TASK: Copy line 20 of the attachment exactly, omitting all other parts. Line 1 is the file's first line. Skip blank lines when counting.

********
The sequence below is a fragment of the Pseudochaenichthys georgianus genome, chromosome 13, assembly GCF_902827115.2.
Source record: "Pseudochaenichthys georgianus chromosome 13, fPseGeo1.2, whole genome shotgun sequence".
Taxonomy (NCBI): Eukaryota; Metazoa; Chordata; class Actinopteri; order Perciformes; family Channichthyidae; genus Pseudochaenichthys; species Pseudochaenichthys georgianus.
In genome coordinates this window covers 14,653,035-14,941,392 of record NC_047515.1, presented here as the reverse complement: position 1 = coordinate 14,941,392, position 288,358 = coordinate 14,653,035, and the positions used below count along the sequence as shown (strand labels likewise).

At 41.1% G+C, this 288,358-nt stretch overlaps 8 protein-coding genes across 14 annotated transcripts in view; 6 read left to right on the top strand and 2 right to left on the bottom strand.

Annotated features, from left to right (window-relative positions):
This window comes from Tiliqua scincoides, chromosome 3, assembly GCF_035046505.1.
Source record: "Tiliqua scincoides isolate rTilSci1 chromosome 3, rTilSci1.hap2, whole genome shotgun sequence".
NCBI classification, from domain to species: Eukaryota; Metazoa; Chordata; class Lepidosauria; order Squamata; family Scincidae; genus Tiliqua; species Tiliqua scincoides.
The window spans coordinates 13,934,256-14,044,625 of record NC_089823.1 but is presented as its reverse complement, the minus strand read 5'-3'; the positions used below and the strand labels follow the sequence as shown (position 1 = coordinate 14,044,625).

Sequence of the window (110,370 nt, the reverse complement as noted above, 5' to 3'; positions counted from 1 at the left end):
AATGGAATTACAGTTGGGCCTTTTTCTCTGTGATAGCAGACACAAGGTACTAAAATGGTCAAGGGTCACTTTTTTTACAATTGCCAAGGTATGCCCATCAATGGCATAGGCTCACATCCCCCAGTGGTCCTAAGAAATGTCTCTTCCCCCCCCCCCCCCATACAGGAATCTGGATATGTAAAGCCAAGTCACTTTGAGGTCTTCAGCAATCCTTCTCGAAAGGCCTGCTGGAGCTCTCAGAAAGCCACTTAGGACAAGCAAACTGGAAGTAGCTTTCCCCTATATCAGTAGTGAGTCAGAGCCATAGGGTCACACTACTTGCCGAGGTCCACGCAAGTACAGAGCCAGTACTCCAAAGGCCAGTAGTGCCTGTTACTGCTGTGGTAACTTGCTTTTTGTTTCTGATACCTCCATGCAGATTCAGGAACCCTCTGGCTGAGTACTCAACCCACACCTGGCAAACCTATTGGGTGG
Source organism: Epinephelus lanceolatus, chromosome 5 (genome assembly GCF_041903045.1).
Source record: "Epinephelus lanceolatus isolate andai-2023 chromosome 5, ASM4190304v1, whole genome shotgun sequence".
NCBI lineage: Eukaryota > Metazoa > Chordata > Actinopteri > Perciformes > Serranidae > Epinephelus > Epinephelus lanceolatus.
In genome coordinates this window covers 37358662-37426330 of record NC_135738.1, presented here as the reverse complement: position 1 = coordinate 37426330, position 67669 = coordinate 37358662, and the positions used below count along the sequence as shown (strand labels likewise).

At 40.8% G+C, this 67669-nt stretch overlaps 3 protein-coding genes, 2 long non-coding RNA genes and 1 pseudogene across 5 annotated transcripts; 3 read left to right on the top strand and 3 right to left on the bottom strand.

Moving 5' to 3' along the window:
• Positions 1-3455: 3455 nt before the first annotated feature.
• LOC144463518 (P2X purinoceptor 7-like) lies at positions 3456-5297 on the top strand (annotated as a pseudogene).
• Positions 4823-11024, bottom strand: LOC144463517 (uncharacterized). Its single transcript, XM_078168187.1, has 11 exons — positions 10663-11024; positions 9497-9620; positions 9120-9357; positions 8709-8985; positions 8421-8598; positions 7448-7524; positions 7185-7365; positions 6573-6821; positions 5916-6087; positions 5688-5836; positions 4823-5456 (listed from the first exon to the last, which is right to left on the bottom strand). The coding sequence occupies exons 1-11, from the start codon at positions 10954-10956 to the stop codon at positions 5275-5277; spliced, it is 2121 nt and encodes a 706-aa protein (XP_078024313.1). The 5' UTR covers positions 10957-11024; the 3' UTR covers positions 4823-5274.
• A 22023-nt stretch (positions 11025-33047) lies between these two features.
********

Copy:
• LOC144463518 (P2X purinoceptor 7-like) lies at positions 3456-5297 on the top strand (annotated as a pseudogene).